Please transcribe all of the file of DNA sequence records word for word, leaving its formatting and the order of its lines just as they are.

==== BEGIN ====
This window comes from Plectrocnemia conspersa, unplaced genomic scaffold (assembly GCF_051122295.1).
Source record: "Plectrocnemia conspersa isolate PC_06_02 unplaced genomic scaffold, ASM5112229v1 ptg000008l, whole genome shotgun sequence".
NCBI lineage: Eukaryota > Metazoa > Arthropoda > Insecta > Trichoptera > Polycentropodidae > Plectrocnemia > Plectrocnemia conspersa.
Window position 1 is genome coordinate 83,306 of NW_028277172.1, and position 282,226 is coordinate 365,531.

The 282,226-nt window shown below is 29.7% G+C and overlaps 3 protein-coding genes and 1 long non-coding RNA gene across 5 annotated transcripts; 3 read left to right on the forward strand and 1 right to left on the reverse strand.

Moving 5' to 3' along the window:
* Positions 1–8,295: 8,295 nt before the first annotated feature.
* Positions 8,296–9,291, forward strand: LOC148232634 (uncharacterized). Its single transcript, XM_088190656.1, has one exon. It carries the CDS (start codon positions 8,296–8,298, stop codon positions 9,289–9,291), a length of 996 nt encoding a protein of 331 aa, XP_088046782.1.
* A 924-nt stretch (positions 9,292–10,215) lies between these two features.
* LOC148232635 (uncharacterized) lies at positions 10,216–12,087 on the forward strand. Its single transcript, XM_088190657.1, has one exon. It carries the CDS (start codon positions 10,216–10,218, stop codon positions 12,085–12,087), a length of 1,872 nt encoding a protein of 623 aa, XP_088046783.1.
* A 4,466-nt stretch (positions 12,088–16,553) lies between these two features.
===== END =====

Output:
This window comes from Plectrocnemia conspersa, unplaced genomic scaffold (assembly GCF_051122295.1).
Source record: "Plectrocnemia conspersa isolate PC_06_02 unplaced genomic scaffold, ASM5112229v1 ptg000008l, whole genome shotgun sequence".
NCBI lineage: Eukaryota > Metazoa > Arthropoda > Insecta > Trichoptera > Polycentropodidae > Plectrocnemia > Plectrocnemia conspersa.
Window position 1 is genome coordinate 83,306 of NW_028277172.1, and position 282,226 is coordinate 365,531.

The 282,226-nt window shown below is 29.7% G+C and overlaps 3 protein-coding genes and 1 long non-coding RNA gene across 5 annotated transcripts; 3 read left to right on the forward strand and 1 right to left on the reverse strand.

Moving 5' to 3' along the window:
* Positions 1–8,295: 8,295 nt before the first annotated feature.
* Positions 8,296–9,291, forward strand: LOC148232634 (uncharacterized). Its single transcript, XM_088190656.1, has one exon. It carries the CDS (start codon positions 8,296–8,298, stop codon positions 9,289–9,291), a length of 996 nt encoding a protein of 331 aa, XP_088046782.1.
* A 924-nt stretch (positions 9,292–10,215) lies between these two features.
* LOC148232635 (uncharacterized) lies at positions 10,216–12,087 on the forward strand. Its single transcript, XM_088190657.1, has one exon. It carries the CDS (start codon positions 10,216–10,218, stop codon positions 12,085–12,087), a length of 1,872 nt encoding a protein of 623 aa, XP_088046783.1.
* A 4,466-nt stretch (positions 12,088–16,553) lies between these two features.